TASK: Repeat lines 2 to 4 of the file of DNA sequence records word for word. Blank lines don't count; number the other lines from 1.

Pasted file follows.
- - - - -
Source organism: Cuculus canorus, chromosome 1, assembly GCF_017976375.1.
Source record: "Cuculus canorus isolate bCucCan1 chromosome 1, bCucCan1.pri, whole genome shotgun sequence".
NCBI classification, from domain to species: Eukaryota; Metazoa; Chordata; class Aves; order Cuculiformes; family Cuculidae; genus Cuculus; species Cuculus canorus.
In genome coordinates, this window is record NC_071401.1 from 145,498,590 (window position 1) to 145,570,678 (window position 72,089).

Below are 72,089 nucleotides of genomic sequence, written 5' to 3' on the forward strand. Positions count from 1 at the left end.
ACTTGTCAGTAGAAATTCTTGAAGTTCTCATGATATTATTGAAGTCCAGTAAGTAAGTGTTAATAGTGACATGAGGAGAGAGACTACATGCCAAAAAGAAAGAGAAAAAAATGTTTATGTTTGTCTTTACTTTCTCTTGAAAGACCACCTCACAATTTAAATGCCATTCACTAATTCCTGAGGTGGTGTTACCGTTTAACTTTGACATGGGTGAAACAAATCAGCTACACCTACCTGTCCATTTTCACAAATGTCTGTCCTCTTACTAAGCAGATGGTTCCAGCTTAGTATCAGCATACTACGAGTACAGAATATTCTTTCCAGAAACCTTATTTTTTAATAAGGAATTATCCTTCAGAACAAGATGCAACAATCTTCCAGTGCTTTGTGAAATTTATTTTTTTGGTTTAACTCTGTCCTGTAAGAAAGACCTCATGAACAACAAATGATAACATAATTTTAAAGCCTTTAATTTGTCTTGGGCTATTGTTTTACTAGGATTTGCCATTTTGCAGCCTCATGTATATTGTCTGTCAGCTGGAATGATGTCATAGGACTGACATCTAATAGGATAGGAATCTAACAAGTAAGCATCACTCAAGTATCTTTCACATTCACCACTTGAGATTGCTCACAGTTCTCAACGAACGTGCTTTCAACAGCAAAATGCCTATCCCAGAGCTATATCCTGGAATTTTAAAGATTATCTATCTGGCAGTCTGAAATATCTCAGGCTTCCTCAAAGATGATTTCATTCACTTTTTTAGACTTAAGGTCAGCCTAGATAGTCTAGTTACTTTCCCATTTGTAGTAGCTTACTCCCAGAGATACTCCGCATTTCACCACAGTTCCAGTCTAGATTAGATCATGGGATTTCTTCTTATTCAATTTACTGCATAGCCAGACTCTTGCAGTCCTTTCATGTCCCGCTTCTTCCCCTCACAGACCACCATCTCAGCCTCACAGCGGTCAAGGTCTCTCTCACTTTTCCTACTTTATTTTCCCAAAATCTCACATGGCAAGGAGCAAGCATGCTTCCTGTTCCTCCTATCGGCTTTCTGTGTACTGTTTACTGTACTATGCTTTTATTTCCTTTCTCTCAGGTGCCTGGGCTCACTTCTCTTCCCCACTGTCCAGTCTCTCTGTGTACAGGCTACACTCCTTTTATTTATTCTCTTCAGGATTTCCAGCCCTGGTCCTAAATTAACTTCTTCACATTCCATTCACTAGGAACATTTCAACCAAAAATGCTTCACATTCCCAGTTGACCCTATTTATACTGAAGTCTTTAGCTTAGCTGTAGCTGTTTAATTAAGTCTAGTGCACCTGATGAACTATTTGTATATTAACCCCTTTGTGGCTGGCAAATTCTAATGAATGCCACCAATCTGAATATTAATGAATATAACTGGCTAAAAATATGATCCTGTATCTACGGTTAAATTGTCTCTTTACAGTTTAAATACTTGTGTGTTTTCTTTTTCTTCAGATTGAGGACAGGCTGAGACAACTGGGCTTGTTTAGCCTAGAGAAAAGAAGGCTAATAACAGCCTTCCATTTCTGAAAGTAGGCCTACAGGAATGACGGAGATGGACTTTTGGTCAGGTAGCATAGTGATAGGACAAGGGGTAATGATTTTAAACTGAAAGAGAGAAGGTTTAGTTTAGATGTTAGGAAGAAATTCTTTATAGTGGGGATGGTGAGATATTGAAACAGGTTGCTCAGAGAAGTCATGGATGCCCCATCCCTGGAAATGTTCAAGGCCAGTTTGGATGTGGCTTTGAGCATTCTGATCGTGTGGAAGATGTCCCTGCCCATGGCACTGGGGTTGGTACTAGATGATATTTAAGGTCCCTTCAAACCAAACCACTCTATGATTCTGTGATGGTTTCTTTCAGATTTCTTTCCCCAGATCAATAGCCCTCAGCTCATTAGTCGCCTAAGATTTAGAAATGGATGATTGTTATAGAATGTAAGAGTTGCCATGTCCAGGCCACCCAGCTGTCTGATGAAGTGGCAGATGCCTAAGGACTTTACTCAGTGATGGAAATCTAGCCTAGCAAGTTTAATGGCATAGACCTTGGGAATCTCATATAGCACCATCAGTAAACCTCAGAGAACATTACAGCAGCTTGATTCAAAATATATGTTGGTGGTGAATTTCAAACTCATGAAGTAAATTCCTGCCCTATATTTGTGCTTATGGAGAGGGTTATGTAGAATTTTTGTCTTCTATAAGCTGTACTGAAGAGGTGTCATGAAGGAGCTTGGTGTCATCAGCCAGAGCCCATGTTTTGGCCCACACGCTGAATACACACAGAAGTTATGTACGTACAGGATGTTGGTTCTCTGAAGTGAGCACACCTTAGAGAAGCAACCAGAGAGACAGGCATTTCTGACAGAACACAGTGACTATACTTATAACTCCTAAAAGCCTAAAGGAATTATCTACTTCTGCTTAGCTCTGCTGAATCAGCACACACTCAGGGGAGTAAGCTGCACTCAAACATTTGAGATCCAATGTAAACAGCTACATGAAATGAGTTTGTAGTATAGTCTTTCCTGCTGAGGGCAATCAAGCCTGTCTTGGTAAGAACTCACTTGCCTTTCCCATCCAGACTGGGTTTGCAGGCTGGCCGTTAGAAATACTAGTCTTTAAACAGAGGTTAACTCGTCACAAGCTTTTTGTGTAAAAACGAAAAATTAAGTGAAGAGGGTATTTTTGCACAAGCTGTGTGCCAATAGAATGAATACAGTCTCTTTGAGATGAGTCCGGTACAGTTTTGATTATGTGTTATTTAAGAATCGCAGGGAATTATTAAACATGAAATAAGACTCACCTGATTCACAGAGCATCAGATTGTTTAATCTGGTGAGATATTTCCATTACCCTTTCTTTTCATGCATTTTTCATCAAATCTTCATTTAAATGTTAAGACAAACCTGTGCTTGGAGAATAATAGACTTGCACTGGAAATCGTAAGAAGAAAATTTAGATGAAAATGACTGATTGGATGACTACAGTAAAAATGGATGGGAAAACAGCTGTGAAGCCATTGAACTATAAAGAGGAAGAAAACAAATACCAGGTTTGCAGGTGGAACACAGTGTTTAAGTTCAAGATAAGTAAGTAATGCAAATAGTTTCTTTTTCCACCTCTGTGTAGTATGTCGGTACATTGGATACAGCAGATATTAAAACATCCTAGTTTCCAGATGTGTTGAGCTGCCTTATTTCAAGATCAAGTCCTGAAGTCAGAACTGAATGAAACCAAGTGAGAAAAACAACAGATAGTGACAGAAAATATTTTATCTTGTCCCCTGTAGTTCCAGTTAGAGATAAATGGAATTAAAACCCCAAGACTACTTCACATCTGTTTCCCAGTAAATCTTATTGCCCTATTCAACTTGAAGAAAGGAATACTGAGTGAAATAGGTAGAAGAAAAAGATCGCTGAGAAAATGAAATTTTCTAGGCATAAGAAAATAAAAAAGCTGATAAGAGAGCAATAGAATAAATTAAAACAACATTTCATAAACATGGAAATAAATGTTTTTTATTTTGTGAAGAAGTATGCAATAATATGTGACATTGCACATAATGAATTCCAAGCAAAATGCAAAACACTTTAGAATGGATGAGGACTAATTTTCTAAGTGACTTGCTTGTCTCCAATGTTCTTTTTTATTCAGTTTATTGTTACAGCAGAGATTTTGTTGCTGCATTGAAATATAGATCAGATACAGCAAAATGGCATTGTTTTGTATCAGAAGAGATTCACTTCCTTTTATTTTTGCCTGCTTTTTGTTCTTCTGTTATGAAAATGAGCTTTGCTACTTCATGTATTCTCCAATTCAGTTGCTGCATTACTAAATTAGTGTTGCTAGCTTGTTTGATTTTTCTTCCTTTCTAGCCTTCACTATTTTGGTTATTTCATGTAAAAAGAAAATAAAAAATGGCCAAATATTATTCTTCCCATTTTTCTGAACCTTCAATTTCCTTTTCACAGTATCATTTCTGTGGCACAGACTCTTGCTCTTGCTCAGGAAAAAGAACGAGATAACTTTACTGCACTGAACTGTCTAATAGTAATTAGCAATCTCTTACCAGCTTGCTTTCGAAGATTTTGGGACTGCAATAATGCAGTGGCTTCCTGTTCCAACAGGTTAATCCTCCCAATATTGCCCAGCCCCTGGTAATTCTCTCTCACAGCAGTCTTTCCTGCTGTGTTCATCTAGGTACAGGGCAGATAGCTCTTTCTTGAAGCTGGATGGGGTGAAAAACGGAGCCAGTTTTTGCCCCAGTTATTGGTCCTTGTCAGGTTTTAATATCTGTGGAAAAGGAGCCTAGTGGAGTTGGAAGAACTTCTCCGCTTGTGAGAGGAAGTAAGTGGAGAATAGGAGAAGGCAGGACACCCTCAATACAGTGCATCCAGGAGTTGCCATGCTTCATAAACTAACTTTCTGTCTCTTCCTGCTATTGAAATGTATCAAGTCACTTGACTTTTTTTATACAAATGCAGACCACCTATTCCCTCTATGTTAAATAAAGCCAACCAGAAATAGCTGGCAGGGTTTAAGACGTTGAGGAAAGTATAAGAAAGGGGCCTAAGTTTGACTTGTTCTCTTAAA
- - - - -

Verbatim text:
Source record: "Cuculus canorus isolate bCucCan1 chromosome 1, bCucCan1.pri, whole genome shotgun sequence".
NCBI classification, from domain to species: Eukaryota; Metazoa; Chordata; class Aves; order Cuculiformes; family Cuculidae; genus Cuculus; species Cuculus canorus.
In genome coordinates, this window is record NC_071401.1 from 145,498,590 (window position 1) to 145,570,678 (window position 72,089).